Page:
You may doubt my account of the mouse’s coerced confession.  I don’t blame you.  I filmed the interrogation, but the tapes have been lost.

Was he just telling me what he thought I wanted to hear? I will never know, but for certain THIS particular mouse will never infiltrate my tack shed again.  I’m holding him, indefinitely, in my special, high-security Get Mouse container (I call it Get-Mo for short).

The mice think they have me where they want me.  They think I can’t afford to give up a bit of feed for my own long-term security.  But they’re wrong.  I am strong and willing to make any sacrifice to fight their evil brand of rodent extremism.

Who knows how many legions of el Queso mice I’ve nurtured with Skippy or Jiff.  But no more.  I may be over-run and my feed may be tainted, but I stand firm.  No more free lunches.

Go ahead you little schemers, waste your energy chewing through my feed bags for little more than compressed grass and minerals.  I will be your nursemaid no longer, for I am a true American.


Getting My Goat

November 12, 2009
Goat-Eye Oracle

Good Goat, Aye?

We did it!  Leslie and I are now members of the Secret Order of the Goat-Eye Oracle (SOGEO).  By day we are simple country folk, but by night, armed with the oracle and it’s transcendental wisdom, we become soldiers in the sacred quest to rid this planet of goat-killing parasites.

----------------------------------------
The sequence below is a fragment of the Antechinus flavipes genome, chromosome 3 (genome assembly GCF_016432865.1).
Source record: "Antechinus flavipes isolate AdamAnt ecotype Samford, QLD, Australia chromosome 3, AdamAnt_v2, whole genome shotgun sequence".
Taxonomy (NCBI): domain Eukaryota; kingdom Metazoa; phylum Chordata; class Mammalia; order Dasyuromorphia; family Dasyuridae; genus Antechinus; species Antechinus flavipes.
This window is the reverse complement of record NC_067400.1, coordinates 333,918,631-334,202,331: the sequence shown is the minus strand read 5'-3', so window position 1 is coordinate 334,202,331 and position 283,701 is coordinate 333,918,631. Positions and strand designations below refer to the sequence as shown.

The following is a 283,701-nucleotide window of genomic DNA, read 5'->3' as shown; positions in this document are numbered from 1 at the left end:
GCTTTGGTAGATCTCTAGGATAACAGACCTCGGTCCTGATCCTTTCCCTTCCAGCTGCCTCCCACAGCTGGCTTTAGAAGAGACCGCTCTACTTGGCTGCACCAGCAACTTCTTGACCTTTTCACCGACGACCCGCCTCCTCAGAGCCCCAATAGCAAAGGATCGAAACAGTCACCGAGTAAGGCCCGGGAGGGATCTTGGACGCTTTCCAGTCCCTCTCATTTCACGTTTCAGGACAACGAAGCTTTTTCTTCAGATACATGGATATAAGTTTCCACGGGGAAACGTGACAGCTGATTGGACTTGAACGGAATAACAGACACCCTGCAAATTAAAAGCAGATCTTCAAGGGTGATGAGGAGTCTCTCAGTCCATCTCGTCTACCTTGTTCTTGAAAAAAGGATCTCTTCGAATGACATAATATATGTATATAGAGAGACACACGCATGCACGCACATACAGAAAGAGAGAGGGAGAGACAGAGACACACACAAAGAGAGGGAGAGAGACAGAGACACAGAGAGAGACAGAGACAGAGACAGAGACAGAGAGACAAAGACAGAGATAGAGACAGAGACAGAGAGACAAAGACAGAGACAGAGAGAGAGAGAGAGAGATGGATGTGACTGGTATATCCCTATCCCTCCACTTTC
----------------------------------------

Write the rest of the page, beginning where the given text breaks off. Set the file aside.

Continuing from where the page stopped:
Over the top?  You decide.

Almost all goats have internal parasites, and if the goat is particularly susceptible and left untreated, it will die.  This problem is largely the result of our domestication of the goat.  It’s a long story and not easily corrected.

To kill the parasites, certain drugs have been developed, called anthelmintics.  These drugs are given orally, much like you give an eye-dropper of Pediaprofen to a toddler.  Like antibiotics, when anthelmintics are used indiscriminately, they actually help breed parasites that are resistant to the drug, making matters much worse.